A year ago I blogged a short review; while I imagine its audience was rather limited, I found the exercise useful enough in itself that I set a reminder to repeat it, about now.


Fatherly pride

Our lovely boy has reached a rather exciting stage of his linguistic development: it seems like every day brings a new word or phrase. This evening we solved a mystery of the last week or so: what does “badidon” mean? (Fair warning: this post may not be exciting to you unless you’ve also been through this phase with your own kids. And maybe not even then.)


Stress-free travel: a how-not-to

The trip back from my latest visit to Amsterdam was more stressful than usual. In the hopes that someone may benefit from my misfortune, I give the whole story here: it’s something of a catalogue of rookie mistakes to avoid.

First, I made the classic blunder and scheduled a fondue dinner with friends the night before flying. Never get involved in a land war in Asia, never go in against a Sicilian when death is on the line, and never schedule a fondue dinner with friends the night before flying. Or at least, not with those friends. We drank through most of Tom’s wine rack, which made getting up the next morning much less pleasant that it ought to have been; and of course, flying while dehydrated guarantees a second hangover, without the pleasure of the drink (and dirty jokes, and music with bizarre time signatures) to justify it.

Next mistake: travelling with friends whose travel strategy is not at all similar to mine. I pad my arrival at the airport by several hours, allowing generous time to recover from the unexpected. (In consequence, the unexpected almost never strikes on my trips, and I get to “enjoy” hours of waiting in airport lounges. I’ll take it though, and thankfully.) Pavlos and Annita, taking their 6-month-old baby to Greece for the first time, are much more relaxed about the whole process. Which is fine for them, but meant I took on both my own portion of travel-stress and the portions that were rightfully intended for them. I’m not sure whether this is when the facial tics started, or if that was only later.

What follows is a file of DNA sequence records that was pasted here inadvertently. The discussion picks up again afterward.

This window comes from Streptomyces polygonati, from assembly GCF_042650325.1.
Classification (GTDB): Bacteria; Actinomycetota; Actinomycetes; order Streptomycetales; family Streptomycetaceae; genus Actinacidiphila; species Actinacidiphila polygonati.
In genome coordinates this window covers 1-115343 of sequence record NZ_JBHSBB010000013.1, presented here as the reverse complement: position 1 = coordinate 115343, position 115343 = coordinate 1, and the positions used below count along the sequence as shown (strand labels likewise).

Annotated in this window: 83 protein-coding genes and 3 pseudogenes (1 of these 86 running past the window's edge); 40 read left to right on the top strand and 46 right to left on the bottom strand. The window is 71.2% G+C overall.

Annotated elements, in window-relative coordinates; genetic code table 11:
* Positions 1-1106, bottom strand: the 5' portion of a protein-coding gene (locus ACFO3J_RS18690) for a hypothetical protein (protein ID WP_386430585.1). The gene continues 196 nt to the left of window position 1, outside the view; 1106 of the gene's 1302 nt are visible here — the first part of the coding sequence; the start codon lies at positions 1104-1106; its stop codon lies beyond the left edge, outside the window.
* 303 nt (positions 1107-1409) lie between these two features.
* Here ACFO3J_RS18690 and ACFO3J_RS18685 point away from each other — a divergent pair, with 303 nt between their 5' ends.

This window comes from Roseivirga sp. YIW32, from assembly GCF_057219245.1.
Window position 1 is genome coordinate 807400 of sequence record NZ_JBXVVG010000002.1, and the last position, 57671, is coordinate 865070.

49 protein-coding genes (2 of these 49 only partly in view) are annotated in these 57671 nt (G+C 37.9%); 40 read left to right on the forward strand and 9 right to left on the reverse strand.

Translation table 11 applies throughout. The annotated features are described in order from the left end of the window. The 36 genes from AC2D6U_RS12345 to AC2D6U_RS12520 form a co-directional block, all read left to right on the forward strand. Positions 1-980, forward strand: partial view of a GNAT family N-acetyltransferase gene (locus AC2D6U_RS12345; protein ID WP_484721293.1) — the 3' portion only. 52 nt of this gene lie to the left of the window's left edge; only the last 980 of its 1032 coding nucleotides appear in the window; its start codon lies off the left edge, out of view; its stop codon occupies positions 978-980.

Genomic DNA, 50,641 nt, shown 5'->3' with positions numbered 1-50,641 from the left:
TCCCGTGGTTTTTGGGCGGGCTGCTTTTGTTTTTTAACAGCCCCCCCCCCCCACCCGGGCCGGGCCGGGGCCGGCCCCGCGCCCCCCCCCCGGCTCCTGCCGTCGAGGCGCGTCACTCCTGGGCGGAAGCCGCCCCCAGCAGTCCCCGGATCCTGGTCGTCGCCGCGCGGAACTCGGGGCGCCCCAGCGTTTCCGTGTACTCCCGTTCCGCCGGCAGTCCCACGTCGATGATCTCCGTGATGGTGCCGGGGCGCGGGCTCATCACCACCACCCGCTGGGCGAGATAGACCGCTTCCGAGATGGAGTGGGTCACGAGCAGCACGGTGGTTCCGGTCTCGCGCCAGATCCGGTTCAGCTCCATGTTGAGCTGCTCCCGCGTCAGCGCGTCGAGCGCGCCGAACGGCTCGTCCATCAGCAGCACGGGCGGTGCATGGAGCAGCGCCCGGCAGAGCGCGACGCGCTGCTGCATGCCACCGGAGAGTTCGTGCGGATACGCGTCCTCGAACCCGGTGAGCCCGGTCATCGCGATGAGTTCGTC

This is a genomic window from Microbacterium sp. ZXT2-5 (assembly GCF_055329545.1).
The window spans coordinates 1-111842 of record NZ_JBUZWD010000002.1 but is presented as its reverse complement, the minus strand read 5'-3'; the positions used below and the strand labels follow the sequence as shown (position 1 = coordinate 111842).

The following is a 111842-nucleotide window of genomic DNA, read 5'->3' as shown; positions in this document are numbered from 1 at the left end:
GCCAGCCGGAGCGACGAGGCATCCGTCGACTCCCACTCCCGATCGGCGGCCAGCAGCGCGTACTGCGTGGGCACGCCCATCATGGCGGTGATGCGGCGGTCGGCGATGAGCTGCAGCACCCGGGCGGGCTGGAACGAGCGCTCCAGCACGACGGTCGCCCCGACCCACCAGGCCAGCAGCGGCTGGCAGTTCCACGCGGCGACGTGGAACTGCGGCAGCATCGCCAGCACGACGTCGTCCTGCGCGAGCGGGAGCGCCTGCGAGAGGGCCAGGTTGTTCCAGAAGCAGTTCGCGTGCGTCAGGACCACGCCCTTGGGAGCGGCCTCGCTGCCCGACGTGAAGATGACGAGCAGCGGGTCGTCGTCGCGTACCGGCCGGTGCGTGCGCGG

Third basic preparation failure: I forgot my passport. I realised this on the platform at Centraal Station, waiting for the train that would take us to the airport. Pockets: no passport. Bag: no passport. Suitcase: no passport. Because of cutting the timing fine, it was definitely too late to go back to the apartment and search for it. I decided to travel with them anyway, and hope that perhaps I could fly on my Dutch residence permit: if not, I would be no worse off than if I simply quit right now. On the train I gave my suitcase a final, thorough search: still no passport, in any of the internal pockets or loose among my clothing. Just as the train was pulling in to Schiphol, it occurred to me to check the pockets of the pair of trousers I wasn’t wearing: passport.

You would think that the facial tics would subside as the adrenalin disperses through the bloodstream. You would be wrong, though.